Andrew Royer, a man with developmental disabilities who spent more than 16 years in prison after being wrongfully convicted of murder, reached a settlement of $11,725,000 with the city of Elkhart, Ind. Royer, 48, said that that when he learned of the settlement he “went numb.” “I’m a brand-new person,” he told the New York Times. “I’m ecstatic.” A jury convicted Royer in the 2002 killing of Helen Sailor, 94, who was found strangled in a high-rise apartment. Royer was sentenced to 55 years in prison. His lawyers argued on appeal that he was interrogated for two days and was coerced into giving a false confession without a lawyer In the confession, he seemed unsure of many details. There was no physical evidence tying him to the crime. Lana Canen, a co-defendant and a friend of Royer, had her conviction overturned in 2012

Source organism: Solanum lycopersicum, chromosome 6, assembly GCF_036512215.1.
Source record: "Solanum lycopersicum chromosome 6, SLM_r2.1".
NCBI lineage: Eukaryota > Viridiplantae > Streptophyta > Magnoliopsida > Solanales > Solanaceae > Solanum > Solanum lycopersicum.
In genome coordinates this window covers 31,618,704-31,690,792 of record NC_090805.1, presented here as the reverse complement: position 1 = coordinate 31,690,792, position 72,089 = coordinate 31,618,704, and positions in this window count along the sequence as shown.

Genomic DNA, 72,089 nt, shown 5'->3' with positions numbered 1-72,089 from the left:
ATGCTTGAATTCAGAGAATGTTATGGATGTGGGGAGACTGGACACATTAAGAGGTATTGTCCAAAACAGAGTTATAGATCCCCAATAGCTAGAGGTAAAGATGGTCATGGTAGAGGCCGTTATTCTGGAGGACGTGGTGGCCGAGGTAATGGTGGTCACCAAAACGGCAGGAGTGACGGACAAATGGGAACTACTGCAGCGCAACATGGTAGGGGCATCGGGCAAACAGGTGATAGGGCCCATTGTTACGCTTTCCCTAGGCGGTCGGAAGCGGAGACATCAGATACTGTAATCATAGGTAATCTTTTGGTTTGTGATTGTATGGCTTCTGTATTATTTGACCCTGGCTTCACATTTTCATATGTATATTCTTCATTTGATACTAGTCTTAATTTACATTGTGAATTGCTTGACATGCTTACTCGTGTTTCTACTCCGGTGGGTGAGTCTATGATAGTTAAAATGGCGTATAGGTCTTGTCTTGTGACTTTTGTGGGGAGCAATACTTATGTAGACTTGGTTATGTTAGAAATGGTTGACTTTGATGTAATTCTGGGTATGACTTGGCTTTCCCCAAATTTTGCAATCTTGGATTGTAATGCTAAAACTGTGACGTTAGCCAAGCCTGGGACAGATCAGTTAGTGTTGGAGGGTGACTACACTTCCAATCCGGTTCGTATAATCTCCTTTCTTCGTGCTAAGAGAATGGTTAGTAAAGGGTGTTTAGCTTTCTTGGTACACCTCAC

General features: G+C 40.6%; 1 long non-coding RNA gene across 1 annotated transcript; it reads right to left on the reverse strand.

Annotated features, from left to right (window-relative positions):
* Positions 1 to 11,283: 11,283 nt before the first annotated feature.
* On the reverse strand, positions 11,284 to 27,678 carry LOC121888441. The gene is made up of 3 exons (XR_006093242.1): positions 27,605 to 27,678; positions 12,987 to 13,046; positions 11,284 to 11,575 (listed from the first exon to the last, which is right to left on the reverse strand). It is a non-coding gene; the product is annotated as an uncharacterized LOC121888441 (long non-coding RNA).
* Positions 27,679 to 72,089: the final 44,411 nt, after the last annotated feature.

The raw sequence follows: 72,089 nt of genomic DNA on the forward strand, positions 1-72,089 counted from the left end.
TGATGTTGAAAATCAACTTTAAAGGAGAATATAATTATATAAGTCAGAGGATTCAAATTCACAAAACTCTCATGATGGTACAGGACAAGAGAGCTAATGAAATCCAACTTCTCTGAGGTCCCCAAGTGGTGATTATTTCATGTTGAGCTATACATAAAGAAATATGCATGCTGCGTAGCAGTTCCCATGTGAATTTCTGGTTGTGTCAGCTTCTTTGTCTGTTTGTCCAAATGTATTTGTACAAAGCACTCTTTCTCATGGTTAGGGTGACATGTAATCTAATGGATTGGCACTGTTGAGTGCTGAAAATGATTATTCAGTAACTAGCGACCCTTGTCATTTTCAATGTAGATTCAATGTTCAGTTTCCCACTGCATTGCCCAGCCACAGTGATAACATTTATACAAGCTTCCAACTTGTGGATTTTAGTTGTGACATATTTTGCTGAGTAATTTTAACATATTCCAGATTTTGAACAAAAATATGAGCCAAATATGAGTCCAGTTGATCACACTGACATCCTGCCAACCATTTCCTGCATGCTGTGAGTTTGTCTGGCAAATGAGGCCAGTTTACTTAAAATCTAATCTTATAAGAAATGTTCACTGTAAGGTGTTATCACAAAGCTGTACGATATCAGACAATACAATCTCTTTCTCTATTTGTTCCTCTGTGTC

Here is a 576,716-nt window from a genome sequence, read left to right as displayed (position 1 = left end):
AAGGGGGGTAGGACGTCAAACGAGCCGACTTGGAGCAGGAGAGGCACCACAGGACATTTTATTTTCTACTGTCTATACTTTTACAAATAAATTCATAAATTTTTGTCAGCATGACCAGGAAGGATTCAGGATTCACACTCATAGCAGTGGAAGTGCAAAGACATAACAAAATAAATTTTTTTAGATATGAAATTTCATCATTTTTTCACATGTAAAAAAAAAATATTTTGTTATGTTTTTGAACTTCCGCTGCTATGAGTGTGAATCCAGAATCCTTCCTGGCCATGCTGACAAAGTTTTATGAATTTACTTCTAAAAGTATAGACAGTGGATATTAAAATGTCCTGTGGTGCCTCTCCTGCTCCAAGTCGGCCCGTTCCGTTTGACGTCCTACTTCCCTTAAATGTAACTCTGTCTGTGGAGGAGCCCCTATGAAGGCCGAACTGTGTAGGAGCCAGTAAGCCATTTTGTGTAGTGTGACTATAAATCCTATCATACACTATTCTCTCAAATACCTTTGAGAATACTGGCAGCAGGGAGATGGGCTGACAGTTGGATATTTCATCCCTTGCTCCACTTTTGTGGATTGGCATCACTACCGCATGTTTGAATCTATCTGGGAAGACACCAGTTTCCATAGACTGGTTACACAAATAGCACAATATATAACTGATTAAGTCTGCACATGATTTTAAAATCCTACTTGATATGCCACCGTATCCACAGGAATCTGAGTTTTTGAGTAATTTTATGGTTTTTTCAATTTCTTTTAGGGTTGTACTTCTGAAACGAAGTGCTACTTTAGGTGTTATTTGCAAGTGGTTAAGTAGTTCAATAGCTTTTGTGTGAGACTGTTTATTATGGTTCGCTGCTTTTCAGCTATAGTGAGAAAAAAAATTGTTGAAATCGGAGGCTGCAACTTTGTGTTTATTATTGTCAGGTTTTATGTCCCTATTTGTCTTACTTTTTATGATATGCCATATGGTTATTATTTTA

An Elkhart County detective had provided evidence that a fingerprint of Canen that was found at the crime scene. When an appellate lawyer had the fingerprint re-examined, it didn’t match. A witness who placed Canen and Royer in the victim’s apartment recanted her testimony and said she was coerced by the police. In 2020, Royer was granted a new trial after a judge ruled that the statements obtained from him were “unreliable” and “involuntary.” The next month, Royer was released from prison. The state appealed the ruling, and in 2021 the Indiana Court of Appeals issued a blistering decision that upheld the lower court ruling for a new trial. The appellate court said Detective Carlton Conway gave false testimony at the initial trial when he said he did not lead Royer into repeating crime scene details and that Royer had offered them up on his own, without prompting by the police.